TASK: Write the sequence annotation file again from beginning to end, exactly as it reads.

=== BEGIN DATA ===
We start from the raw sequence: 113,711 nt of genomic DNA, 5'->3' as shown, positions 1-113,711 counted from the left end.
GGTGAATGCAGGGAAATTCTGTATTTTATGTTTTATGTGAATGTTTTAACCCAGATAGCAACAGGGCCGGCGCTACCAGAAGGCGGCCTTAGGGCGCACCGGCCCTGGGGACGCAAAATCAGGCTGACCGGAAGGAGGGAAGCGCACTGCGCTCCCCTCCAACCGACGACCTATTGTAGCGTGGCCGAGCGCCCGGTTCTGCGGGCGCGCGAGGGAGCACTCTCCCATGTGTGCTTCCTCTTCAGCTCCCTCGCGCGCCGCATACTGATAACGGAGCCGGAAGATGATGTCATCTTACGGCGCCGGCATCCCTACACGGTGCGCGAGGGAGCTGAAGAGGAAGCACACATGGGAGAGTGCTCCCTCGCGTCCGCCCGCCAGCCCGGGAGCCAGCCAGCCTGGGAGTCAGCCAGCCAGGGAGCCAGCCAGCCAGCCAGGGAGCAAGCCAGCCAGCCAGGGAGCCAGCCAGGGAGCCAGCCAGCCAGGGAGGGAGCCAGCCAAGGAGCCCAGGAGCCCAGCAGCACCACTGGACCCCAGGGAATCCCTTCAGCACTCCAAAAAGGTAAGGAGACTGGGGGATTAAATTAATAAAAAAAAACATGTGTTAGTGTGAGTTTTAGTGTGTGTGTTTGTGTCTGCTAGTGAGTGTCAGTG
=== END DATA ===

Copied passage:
We start from the raw sequence: 113,711 nt of genomic DNA, 5'->3' as shown, positions 1-113,711 counted from the left end.
GGTGAATGCAGGGAAATTCTGTATTTTATGTTTTATGTGAATGTTTTAACCCAGATAGCAACAGGGCCGGCGCTACCAGAAGGCGGCCTTAGGGCGCACCGGCCCTGGGGACGCAAAATCAGGCTGACCGGAAGGAGGGAAGCGCACTGCGCTCCCCTCCAACCGACGACCTATTGTAGCGTGGCCGAGCGCCCGGTTCTGCGGGCGCGCGAGGGAGCACTCTCCCATGTGTGCTTCCTCTTCAGCTCCCTCGCGCGCCGCATACTGATAACGGAGCCGGAAGATGATGTCATCTTACGGCGCCGGCATCCCTACACGGTGCGCGAGGGAGCTGAAGAGGAAGCACACATGGGAGAGTGCTCCCTCGCGTCCGCCCGCCAGCCCGGGAGCCAGCCAGCCTGGGAGTCAGCCAGCCAGGGAGCCAGCCAGCCAGCCAGGGAGCAAGCCAGCCAGCCAGGGAGCCAGCCAGGGAGCCAGCCAGCCAGGGAGGGAGCCAGCCAAGGAGCCCAGGAGCCCAGCAGCACCACTGGACCCCAGGGAATCCCTTCAGCACTCCAAAAAGGTAAGGAGACTGGGGGATTAAATTAATAAAAAAAAACATGTGTTAGTGTGAGTTTTAGTGTGTGTGTTTGTGTCTGCTAGTGAGTGTCAGTG